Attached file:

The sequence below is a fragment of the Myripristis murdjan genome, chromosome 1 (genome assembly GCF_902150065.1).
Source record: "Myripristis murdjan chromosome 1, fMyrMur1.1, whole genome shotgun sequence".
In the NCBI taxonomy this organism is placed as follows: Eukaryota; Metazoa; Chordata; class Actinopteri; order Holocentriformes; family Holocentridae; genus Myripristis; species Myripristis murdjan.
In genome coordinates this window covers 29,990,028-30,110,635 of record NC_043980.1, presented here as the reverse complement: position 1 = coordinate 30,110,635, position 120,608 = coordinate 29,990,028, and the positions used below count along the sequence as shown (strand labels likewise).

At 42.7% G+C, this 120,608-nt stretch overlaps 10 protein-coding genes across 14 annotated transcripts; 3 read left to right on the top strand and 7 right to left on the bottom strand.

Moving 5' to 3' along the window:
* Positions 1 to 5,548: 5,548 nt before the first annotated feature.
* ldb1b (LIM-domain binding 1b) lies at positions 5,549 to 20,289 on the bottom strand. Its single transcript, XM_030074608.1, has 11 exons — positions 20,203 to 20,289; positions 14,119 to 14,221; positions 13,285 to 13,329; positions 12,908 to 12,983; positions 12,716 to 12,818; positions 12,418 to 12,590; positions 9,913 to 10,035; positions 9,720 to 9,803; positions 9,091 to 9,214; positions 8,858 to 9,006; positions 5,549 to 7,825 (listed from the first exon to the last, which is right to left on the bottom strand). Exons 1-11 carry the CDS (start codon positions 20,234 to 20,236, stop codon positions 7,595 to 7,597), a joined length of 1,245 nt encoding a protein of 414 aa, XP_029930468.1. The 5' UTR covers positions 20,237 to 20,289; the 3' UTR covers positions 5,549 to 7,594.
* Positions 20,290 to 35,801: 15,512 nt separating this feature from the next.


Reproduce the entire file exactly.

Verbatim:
The sequence below is a fragment of the Myripristis murdjan genome, chromosome 1 (genome assembly GCF_902150065.1).
Source record: "Myripristis murdjan chromosome 1, fMyrMur1.1, whole genome shotgun sequence".
In the NCBI taxonomy this organism is placed as follows: Eukaryota; Metazoa; Chordata; class Actinopteri; order Holocentriformes; family Holocentridae; genus Myripristis; species Myripristis murdjan.
In genome coordinates this window covers 29,990,028-30,110,635 of record NC_043980.1, presented here as the reverse complement: position 1 = coordinate 30,110,635, position 120,608 = coordinate 29,990,028, and the positions used below count along the sequence as shown (strand labels likewise).

At 42.7% G+C, this 120,608-nt stretch overlaps 10 protein-coding genes across 14 annotated transcripts; 3 read left to right on the top strand and 7 right to left on the bottom strand.

Moving 5' to 3' along the window:
* Positions 1 to 5,548: 5,548 nt before the first annotated feature.
* ldb1b (LIM-domain binding 1b) lies at positions 5,549 to 20,289 on the bottom strand. Its single transcript, XM_030074608.1, has 11 exons — positions 20,203 to 20,289; positions 14,119 to 14,221; positions 13,285 to 13,329; positions 12,908 to 12,983; positions 12,716 to 12,818; positions 12,418 to 12,590; positions 9,913 to 10,035; positions 9,720 to 9,803; positions 9,091 to 9,214; positions 8,858 to 9,006; positions 5,549 to 7,825 (listed from the first exon to the last, which is right to left on the bottom strand). Exons 1-11 carry the CDS (start codon positions 20,234 to 20,236, stop codon positions 7,595 to 7,597), a joined length of 1,245 nt encoding a protein of 414 aa, XP_029930468.1. The 5' UTR covers positions 20,237 to 20,289; the 3' UTR covers positions 5,549 to 7,594.
* Positions 20,290 to 35,801: 15,512 nt separating this feature from the next.